Take all life seriously. It just might be the best decision you ever make.
Some of the most difficult people to photograph are the homeless. It is mostly a degrading way to portray oneself and that is the general consensus I am delivered when approaching them, but still I have an interest in them.
Today on the way back to the hotel we passed a young homeless lady. She complimented one of the large bouquets Jen was holding, "Those are beautiful lilies".
We got back to the room and I told Jen that I had to go back and talk to her. I told her that something was telling me to go, and I was not going to ignore it. Jen handed me the flowers and I left. On the way out of the hotel I grabbed a coffee.
When I reached her she had a few other food items left by others in the brief time since last seeing her. I told her that I had returned to give her the flowers and the hot coffee. She almost cried and said that no one had ever given her flowers before.
A few weeks earlier she was raped and robbed and she appeared to still have a few visible remnants of that encounter. She also told me that she almost killed herself yesterday but now, at that precise moment in time as I knelt there with her flowers, she was glad that she hadn't.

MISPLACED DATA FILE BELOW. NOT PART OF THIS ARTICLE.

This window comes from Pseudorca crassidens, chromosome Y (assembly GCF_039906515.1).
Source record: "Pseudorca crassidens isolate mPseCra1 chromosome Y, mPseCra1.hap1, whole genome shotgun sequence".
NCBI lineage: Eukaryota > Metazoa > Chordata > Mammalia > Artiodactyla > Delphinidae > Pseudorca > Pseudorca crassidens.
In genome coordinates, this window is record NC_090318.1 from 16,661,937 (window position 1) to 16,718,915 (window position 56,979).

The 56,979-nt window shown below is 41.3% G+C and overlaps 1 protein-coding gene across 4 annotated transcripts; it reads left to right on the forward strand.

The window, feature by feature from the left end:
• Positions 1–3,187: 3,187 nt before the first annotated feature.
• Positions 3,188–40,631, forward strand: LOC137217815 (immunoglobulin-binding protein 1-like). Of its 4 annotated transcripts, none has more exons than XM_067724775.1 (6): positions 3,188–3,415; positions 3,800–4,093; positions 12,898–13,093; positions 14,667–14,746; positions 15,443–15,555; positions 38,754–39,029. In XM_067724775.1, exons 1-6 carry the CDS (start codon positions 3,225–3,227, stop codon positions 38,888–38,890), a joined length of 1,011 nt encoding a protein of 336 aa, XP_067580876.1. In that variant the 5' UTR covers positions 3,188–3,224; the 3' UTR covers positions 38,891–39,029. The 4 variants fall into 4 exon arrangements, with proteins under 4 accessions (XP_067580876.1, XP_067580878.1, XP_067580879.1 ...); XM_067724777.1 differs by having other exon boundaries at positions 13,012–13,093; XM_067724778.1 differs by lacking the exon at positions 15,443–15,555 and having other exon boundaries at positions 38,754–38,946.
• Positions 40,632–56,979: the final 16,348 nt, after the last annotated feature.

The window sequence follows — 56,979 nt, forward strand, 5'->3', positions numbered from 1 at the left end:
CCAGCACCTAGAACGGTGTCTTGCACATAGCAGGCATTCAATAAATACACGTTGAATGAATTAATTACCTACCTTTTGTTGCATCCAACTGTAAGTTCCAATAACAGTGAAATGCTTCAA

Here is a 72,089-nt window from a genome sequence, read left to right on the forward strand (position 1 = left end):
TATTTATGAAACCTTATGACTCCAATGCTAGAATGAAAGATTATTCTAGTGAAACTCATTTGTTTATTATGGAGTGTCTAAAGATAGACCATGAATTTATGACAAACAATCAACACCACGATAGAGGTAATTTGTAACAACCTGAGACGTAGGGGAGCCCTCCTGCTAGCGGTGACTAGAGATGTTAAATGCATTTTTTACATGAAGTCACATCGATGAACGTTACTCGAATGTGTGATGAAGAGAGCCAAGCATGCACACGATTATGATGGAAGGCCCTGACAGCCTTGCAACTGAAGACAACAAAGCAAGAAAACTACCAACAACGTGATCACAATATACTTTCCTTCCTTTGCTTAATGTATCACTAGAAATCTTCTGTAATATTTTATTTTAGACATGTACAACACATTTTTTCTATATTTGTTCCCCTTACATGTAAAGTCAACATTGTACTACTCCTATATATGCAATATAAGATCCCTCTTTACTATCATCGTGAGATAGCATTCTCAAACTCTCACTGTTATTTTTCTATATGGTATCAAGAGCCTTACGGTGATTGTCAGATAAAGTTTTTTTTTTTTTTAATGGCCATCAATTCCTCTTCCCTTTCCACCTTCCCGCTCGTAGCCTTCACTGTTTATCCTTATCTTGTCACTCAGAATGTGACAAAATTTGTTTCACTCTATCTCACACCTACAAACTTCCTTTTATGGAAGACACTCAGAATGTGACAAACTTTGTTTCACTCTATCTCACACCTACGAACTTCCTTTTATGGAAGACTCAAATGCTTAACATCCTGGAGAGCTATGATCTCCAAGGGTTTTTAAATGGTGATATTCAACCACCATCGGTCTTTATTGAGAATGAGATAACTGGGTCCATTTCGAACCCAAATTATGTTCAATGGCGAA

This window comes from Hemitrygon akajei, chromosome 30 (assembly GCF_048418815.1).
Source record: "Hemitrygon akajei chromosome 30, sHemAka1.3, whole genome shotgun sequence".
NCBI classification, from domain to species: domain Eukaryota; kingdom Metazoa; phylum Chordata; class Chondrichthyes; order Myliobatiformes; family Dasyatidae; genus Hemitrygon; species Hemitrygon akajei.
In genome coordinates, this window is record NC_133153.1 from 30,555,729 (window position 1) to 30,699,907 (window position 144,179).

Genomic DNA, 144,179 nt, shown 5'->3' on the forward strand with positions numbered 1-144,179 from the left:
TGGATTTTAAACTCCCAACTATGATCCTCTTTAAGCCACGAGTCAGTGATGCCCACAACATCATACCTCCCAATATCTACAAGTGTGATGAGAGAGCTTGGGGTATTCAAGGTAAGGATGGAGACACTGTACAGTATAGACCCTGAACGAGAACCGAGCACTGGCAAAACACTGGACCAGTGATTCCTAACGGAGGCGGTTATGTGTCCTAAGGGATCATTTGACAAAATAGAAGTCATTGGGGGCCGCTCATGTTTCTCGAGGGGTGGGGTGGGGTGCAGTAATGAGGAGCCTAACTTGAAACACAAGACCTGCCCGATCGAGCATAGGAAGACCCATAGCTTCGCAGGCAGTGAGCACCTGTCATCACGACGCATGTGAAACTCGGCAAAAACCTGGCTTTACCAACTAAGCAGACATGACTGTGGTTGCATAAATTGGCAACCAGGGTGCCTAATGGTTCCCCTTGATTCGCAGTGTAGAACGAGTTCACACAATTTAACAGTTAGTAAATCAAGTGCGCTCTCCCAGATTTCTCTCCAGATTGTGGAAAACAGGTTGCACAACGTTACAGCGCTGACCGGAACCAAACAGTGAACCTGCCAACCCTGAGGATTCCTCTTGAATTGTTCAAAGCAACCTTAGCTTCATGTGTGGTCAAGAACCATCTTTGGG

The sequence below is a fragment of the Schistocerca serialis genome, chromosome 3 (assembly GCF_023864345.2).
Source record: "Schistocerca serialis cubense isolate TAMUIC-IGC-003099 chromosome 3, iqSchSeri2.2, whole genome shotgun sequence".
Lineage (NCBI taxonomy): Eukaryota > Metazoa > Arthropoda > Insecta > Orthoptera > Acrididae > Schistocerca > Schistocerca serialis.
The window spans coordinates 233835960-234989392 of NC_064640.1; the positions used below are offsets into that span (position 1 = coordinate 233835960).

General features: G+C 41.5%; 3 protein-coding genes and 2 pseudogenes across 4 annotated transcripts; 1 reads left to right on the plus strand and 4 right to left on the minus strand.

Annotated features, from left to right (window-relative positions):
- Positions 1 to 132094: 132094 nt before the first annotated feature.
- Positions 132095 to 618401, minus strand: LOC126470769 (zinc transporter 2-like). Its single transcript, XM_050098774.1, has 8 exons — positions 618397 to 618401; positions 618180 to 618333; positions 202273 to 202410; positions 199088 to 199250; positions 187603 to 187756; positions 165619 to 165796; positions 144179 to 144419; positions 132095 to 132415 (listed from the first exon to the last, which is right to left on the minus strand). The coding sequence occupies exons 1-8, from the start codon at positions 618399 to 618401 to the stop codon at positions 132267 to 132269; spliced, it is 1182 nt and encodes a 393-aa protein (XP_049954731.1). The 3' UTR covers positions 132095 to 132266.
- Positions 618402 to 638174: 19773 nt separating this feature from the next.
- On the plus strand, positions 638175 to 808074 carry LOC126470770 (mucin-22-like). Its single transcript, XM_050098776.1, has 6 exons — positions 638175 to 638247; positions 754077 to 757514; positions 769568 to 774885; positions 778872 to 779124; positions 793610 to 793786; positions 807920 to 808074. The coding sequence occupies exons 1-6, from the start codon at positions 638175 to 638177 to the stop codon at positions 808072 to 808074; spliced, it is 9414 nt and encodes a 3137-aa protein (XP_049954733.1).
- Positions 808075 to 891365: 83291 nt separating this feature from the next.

And do you know one of the most hurtful things about being there on that well traveled portion of road? That the people who walk by (and they are many) usually won't even look at her. We did.
I'm not getting into what she should or shouldn't do, or the plight and frustration of the transient community, no - that is not the point of this page. The point of it is heart, compassion, vision, and perspective. It is about life. And had she killed herself the day before, having given it so much thought, I could not have brought her those flowers and coffee.
I gave her my card anyway, apologizing for its silliness. I just wanted her to see, should she be able, what it was that I was really trying to do.
She then asked, "Can I contact you when I'm beautiful again?"
I smiled and told her, "You're beautiful now, and that is why I am here."
I asked her to reconsider her life, and said, "Please don't kill yourself". Then I left.
So many people out there deserve a photo and a story. She did. And I'll always have that photo - and you KNOW I saw one - in my mind, and it will just have to be one of those photos that will probably never be taken and I will have to be okay with that. Perhaps it was too sensitive a photo to ever have been created.
I may not be posting these strangers on a regular basis, but friends don't think for a moment that I'm not trying, or that my effort or interest has faded.
I did get a photo of the flowers before I left. Shot in the same light that was there when I gave them to her.
So here's to you Jane. You and your lilies. You and your hurt. I hope you get to see your kids again one day soon.